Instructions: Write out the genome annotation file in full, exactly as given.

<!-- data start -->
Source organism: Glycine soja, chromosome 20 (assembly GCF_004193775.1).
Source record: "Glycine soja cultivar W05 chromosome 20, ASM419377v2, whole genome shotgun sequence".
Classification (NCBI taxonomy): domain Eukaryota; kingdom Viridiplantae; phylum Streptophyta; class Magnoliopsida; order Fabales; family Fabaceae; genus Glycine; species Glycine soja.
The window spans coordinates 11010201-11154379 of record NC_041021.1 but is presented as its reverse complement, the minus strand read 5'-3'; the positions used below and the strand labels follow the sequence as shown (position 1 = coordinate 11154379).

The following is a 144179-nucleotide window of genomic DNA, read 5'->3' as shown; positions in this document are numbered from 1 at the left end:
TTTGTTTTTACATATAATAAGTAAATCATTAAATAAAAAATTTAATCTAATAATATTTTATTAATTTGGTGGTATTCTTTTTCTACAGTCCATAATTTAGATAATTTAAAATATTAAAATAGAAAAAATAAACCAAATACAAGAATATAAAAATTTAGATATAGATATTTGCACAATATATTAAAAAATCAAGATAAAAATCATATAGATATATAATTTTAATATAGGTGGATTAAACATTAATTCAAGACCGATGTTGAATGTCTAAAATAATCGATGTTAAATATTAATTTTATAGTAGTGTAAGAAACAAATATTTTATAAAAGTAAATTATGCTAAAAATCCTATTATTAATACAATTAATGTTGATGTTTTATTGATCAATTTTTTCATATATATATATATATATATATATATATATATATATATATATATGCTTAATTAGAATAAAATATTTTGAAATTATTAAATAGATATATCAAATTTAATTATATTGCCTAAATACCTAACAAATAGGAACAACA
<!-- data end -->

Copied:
Source organism: Glycine soja, chromosome 20 (assembly GCF_004193775.1).
Source record: "Glycine soja cultivar W05 chromosome 20, ASM419377v2, whole genome shotgun sequence".
Classification (NCBI taxonomy): domain Eukaryota; kingdom Viridiplantae; phylum Streptophyta; class Magnoliopsida; order Fabales; family Fabaceae; genus Glycine; species Glycine soja.
The window spans coordinates 11010201-11154379 of record NC_041021.1 but is presented as its reverse complement, the minus strand read 5'-3'; the positions used below and the strand labels follow the sequence as shown (position 1 = coordinate 11154379).

The following is a 144179-nucleotide window of genomic DNA, read 5'->3' as shown; positions in this document are numbered from 1 at the left end:
TTTGTTTTTACATATAATAAGTAAATCATTAAATAAAAAATTTAATCTAATAATATTTTATTAATTTGGTGGTATTCTTTTTCTACAGTCCATAATTTAGATAATTTAAAATATTAAAATAGAAAAAATAAACCAAATACAAGAATATAAAAATTTAGATATAGATATTTGCACAATATATTAAAAAATCAAGATAAAAATCATATAGATATATAATTTTAATATAGGTGGATTAAACATTAATTCAAGACCGATGTTGAATGTCTAAAATAATCGATGTTAAATATTAATTTTATAGTAGTGTAAGAAACAAATATTTTATAAAAGTAAATTATGCTAAAAATCCTATTATTAATACAATTAATGTTGATGTTTTATTGATCAATTTTTTCATATATATATATATATATATATATATATATATATATATATATATGCTTAATTAGAATAAAATATTTTGAAATTATTAAATAGATATATCAAATTTAATTATATTGCCTAAATACCTAACAAATAGGAACAACA